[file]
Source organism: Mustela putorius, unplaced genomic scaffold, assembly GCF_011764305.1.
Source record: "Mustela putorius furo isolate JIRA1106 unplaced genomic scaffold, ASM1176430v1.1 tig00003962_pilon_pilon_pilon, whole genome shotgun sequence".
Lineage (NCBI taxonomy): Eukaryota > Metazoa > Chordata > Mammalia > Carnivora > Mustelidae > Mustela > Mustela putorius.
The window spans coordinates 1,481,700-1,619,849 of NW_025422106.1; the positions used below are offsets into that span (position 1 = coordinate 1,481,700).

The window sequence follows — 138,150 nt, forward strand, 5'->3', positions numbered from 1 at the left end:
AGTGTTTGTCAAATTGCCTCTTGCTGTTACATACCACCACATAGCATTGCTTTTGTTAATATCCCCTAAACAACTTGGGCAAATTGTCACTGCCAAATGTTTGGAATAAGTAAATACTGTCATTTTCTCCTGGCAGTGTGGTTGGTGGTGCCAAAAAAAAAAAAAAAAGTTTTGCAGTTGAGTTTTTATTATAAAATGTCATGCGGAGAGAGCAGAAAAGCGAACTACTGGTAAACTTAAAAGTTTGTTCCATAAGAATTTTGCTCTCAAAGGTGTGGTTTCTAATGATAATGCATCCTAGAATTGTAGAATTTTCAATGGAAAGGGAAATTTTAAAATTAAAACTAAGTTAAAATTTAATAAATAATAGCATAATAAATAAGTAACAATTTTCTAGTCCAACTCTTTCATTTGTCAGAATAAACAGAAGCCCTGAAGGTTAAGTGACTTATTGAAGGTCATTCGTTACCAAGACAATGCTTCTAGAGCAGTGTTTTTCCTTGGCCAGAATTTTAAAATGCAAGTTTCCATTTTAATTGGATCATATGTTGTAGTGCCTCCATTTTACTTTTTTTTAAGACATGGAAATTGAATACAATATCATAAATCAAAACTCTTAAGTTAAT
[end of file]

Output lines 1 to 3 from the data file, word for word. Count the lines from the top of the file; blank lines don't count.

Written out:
Source organism: Mustela putorius, unplaced genomic scaffold, assembly GCF_011764305.1.
Source record: "Mustela putorius furo isolate JIRA1106 unplaced genomic scaffold, ASM1176430v1.1 tig00003962_pilon_pilon_pilon, whole genome shotgun sequence".
Lineage (NCBI taxonomy): Eukaryota > Metazoa > Chordata > Mammalia > Carnivora > Mustelidae > Mustela > Mustela putorius.